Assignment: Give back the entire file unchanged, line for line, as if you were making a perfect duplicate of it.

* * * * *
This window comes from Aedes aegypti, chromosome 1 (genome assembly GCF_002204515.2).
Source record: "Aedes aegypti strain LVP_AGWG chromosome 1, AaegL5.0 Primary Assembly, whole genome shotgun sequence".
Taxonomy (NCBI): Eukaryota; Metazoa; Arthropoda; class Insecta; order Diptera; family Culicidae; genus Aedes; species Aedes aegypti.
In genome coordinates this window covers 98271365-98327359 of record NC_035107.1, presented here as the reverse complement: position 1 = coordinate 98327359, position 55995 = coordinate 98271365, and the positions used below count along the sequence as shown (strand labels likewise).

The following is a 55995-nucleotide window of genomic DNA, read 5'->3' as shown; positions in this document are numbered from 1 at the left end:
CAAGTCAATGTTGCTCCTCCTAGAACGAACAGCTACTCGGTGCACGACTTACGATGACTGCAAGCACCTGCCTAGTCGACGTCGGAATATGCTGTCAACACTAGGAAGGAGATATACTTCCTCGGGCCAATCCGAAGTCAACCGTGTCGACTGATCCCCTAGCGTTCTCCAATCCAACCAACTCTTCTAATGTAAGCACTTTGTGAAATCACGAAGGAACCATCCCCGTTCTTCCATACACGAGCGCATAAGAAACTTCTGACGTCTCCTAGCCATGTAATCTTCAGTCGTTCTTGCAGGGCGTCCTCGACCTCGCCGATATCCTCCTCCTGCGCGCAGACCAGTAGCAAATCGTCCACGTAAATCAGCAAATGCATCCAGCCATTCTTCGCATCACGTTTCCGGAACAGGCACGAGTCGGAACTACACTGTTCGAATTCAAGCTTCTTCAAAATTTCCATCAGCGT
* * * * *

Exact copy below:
This window comes from Aedes aegypti, chromosome 1 (genome assembly GCF_002204515.2).
Source record: "Aedes aegypti strain LVP_AGWG chromosome 1, AaegL5.0 Primary Assembly, whole genome shotgun sequence".
Taxonomy (NCBI): Eukaryota; Metazoa; Arthropoda; class Insecta; order Diptera; family Culicidae; genus Aedes; species Aedes aegypti.
In genome coordinates this window covers 98271365-98327359 of record NC_035107.1, presented here as the reverse complement: position 1 = coordinate 98327359, position 55995 = coordinate 98271365, and the positions used below count along the sequence as shown (strand labels likewise).

The following is a 55995-nucleotide window of genomic DNA, read 5'->3' as shown; positions in this document are numbered from 1 at the left end:
CAAGTCAATGTTGCTCCTCCTAGAACGAACAGCTACTCGGTGCACGACTTACGATGACTGCAAGCACCTGCCTAGTCGACGTCGGAATATGCTGTCAACACTAGGAAGGAGATATACTTCCTCGGGCCAATCCGAAGTCAACCGTGTCGACTGATCCCCTAGCGTTCTCCAATCCAACCAACTCTTCTAATGTAAGCACTTTGTGAAATCACGAAGGAACCATCCCCGTTCTTCCATACACGAGCGCATAAGAAACTTCTGACGTCTCCTAGCCATGTAATCTTCAGTCGTTCTTGCAGGGCGTCCTCGACCTCGCCGATATCCTCCTCCTGCGCGCAGACCAGTAGCAAATCGTCCACGTAAATCAGCAAATGCATCCAGCCATTCTTCGCATCACGTTTCCGGAACAGGCACGAGTCGGAACTACACTGTTCGAATTCAAGCTTCTTCAAAATTTCCATCAGCGT